However, Hydro was not only an inspiration for the Statoil management as a suitable form of state ownership. It also had a voice in Statoil’s actual privatisation process during 1999-2001.

Offer and prospectus for the Hydro and Statoil takeover of Saga Petroleum.

After Hydro and Statoil had jointly taken over Saga in 1999, they remained the two large domestic players on the NCS. It was therefore not unnatural that the Ministry of Petroleum and Energy asked Hydro in June 1999 to “provide its views on shaping state involvement in petroleum operations on the NCS”. This request was made in connection with preparing a proposition (Bill) on ownership of Statoil and the future management of the state’s direct financial interest (SDFI) in the oil sector.[REMOVE]Fotnote: Hydro’s consultation response, see appendix 3, pages 180-187, to Proposition no 36 (2000-2001) to the Storting (parliament), Norsk Hydros vurdering av det statlige engasjement i oljevirksomheten – Brev fra Norsk Hydro av 1. september 1999https://www.regjeringen.no/contentassets/712e1fc123f84e3ea21368770360596d/no/pdfa/stp200020010036000dddpdfa.pdf

Hydro took this opportunity to support a partial privatisation of Statoil, since this would “mean that it will be easier to compare the development of the two companies in relation to the criteria given emphasis by the stock market”.[REMOVE]Fotnote: Ibid: 181, 187 The company also made proposals concerning more efficient management of the SDFI.

The latter was the result of a cross-party compromise in 1984, when the state took direct control of a substantial part of Statoil’s cash flow – income and expenses – in a process known as “wing-clipping”. Since then, Statoil had been responsible for managing the SDFI on behalf of the government.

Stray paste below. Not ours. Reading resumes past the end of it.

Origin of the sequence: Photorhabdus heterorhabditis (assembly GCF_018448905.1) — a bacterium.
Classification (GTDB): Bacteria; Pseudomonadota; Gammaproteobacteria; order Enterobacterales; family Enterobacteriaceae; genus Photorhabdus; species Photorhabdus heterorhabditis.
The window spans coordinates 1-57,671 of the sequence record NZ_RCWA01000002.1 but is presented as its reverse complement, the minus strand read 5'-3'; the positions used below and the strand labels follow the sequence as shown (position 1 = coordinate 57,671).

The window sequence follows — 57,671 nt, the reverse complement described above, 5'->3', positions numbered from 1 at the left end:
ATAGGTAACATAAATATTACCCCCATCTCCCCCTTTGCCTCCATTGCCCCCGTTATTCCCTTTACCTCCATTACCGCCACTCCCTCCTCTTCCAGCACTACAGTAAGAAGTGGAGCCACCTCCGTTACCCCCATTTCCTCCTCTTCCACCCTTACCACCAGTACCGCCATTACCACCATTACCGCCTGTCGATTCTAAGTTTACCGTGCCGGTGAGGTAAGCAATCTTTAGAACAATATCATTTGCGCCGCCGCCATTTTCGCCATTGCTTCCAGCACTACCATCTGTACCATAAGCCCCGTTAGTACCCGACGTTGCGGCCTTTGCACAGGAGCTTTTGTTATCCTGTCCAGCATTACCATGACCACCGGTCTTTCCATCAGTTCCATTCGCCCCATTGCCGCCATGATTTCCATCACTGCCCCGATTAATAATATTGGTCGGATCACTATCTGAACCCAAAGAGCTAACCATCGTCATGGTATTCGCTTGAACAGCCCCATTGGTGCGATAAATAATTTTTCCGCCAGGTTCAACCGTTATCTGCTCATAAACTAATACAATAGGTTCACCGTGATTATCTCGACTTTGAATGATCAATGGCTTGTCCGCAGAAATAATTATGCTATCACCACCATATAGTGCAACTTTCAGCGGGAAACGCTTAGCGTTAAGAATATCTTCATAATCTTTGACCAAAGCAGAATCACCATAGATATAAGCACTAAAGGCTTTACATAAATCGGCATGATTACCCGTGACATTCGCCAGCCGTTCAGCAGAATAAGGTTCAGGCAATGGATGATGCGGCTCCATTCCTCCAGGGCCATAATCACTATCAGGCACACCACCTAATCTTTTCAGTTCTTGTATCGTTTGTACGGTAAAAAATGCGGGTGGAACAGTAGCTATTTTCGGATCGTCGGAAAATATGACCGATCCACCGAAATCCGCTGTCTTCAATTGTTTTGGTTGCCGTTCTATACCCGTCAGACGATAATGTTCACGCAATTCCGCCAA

Thanks to the partial privatisation process, this arrangement was now in play and Hydro had a clear interest in positioning itself to exert the greatest possible influence over the formula for a possible transfer of SDFI assets to private players. It argued that the government was losing “potential added value which could be created through a more commercial management”.[REMOVE]Fotnote: Ibid: 183

At the same time, it was important for Hydro to warn against acceding to the Statoil board’s proposal that the company should acquire the whole SDFI. This would “mean such as substantial shift in the relative sizes of Statoil and Hydro that a basis would no longer exist for equal competition between the two milieus. Unless an arrangement is established for transferring SDFI interests which also gives Norsk Hydro an opportunity to participate in the process, the company’s role as an active competitor and agenda-setter on the NCS could be gradually weakened”.[REMOVE]Fotnote: Ibid: 184

The decision

Through its response to the consultation on Proposition no 36, Hydro had gained a broad opportunity to support a partial privatisation of Statoil while positioning itself in relation to the SDFI. This proposition in turn provided the basis for consideration by the standing committee on energy and the environment in the Storting (parliament) and its recommendation in favour of partial privatisation.[REMOVE]Fotnote: Recommendation no 198 (2000-2001) to the Storting, Innstilling fra energi- og miljøkomiteen om eierskap i Statoil og fremtidig forvaltning av SDØE, https://www.stortinget.no/no/Saker-og-publikasjoner/Publikasjoner/Innstillinger/Stortinget/2000-2001/inns-200001-198/ The Storting voted in line with this recommendation on 26 April 2001.[REMOVE]Fotnote: Storting proceedings, 26 April 2001, https://www.stortinget.no/no/Saker-og-publikasjoner/Publikasjoner/Referater/Stortinget/2000-2001/010426/2

According to that decision, a dedicated state-owned company – given the name Petoro – was to be established to manage the great bulk of the SDFI portfolio. However, about 20 per cent of these assets were sold to other players, primarily Statoil and  Hydro with about 75 and 25 per cent respectively.

The partial privatisation process left Statoil more similar to Hydro in terms of state ownership.

A few years later, Hydro’s oil and energy interests would be merged with Statoil.